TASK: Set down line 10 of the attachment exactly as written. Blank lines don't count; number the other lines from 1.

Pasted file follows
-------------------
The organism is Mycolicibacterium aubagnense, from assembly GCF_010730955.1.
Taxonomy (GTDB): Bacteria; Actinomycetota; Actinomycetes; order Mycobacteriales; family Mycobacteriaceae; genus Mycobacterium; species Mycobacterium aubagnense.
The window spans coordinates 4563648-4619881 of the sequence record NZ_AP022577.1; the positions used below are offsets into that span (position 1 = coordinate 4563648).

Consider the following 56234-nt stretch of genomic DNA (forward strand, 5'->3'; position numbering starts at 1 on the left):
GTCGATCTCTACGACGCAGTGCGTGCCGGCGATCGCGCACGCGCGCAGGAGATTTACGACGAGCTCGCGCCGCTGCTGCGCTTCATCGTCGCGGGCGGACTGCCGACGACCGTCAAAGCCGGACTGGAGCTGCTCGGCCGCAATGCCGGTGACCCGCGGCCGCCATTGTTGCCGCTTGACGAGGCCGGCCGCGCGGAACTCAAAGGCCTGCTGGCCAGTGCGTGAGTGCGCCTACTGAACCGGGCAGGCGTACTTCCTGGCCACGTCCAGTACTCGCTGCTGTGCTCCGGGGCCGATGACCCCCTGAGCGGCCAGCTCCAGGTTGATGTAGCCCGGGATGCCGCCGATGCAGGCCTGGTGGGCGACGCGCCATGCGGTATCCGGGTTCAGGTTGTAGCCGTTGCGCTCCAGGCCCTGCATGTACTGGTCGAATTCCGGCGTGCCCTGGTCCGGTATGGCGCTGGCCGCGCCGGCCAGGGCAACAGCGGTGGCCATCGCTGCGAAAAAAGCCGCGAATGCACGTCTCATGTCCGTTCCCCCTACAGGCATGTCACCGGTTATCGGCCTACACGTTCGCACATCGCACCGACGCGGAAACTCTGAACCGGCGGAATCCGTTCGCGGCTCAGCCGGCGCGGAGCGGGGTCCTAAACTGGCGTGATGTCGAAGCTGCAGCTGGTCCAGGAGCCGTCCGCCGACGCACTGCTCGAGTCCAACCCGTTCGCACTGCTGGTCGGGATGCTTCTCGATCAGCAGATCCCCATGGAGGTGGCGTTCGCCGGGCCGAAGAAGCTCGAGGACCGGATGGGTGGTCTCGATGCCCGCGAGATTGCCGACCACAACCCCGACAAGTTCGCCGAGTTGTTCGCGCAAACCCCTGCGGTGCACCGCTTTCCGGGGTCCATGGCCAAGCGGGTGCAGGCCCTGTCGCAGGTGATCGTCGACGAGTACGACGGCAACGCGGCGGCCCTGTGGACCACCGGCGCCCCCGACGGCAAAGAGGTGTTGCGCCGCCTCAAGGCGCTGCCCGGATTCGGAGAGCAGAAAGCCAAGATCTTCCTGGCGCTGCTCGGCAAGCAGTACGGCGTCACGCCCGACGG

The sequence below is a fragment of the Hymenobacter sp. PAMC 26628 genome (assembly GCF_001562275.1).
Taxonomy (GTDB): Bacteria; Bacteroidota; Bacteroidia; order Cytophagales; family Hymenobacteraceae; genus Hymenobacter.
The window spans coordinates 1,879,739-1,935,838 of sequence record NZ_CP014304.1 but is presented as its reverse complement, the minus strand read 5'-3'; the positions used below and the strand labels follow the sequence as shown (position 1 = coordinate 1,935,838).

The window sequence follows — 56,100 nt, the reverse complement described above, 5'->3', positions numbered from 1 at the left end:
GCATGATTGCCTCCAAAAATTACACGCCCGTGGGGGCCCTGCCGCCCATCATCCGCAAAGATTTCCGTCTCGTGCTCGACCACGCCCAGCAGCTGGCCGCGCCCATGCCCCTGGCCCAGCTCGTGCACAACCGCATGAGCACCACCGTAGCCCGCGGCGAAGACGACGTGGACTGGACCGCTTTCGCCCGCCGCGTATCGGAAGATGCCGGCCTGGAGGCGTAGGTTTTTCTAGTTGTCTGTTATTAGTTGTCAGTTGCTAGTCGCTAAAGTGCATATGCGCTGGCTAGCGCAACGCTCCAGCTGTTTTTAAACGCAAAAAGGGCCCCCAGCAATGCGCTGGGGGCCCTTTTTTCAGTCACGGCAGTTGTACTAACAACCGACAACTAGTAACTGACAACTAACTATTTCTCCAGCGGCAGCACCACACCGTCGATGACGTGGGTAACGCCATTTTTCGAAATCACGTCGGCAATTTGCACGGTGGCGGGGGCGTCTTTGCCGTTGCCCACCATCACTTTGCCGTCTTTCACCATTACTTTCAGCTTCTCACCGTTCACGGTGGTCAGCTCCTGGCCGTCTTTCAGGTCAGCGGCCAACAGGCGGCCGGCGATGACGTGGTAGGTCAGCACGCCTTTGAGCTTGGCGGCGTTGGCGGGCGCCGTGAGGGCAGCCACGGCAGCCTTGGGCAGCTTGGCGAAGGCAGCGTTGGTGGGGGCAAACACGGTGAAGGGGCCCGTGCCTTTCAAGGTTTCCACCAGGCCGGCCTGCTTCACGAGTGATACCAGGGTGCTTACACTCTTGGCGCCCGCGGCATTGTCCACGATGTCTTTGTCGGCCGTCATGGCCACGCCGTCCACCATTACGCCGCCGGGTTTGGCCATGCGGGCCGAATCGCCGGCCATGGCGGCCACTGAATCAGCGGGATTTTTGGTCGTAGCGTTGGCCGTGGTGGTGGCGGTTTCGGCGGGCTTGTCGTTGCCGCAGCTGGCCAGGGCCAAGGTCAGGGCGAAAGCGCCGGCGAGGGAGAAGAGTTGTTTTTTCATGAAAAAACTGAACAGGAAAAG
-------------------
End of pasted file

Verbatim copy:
GCATGATTGCCTCCAAAAATTACACGCCCGTGGGGGCCCTGCCGCCCATCATCCGCAAAGATTTCCGTCTCGTGCTCGACCACGCCCAGCAGCTGGCCGCGCCCATGCCCCTGGCCCAGCTCGTGCACAACCGCATGAGCACCACCGTAGCCCGCGGCGAAGACGACGTGGACTGGACCGCTTTCGCCCGCCGCGTATCGGAAGATGCCGGCCTGGAGGCGTAGGTTTTTCTAGTTGTCTGTTATTAGTTGTCAGTTGCTAGTCGCTAAAGTGCATATGCGCTGGCTAGCGCAACGCTCCAGCTGTTTTTAAACGCAAAAAGGGCCCCCAGCAATGCGCTGGGGGCCCTTTTTTCAGTCACGGCAGTTGTACTAACAACCGACAACTAGTAACTGACAACTAACTATTTCTCCAGCGGCAGCACCACACCGTCGATGACGTGGGTAACGCCATTTTTCGAAATCACGTCGGCAATTTGCACGGTGGCGGGGGCGTCTTTGCCGTTGCCCACCATCACTTTGCCGTCTTTCACCATTACTTTCAGCTTCTCACCGTTCACGGTGGTCAGCTCCTGGCCGTCTTTCAGGTCAGCGGCCAACAGGCGGCCGGCGATGACGTGGTAGGTCAGCACGCCTTTGAGCTTGGCGGCGTTGGCGGGCGCCGTGAGGGCAGCCACGGCAGCCTTGGGCAGCTTGGCGAAGGCAGCGTTGGTGGGGGCAAACACGGTGAAGGGGCCCGTGCCTTTCAAGGTTTCCACCAGGCCGGCCTGCTTCACGAGTGATACCAGGGTGCTTACACTCTTGGCGCCCGCGGCATTGTCCACGATGTCTTTGTCGGCCGTCATGGCCACGCCGTCCACCATTACGCCGCCGGGTTTGGCCATGCGGGCCGAATCGCCGGCCATGGCGGCCACTGAATCAGCGGGATTTTTGGTCGTAGCGTTGGCCGTGGTGGTGGCGGTTTCGGCGGGCTTGTCGTTGCCGCAGCTGGCCAGGGCCAAGGTCAGGGCGAAAGCGCCGGCGAGGGAGAAGAGTTGTTTTTTCATGAAAAAACTGAACAGGAAAAG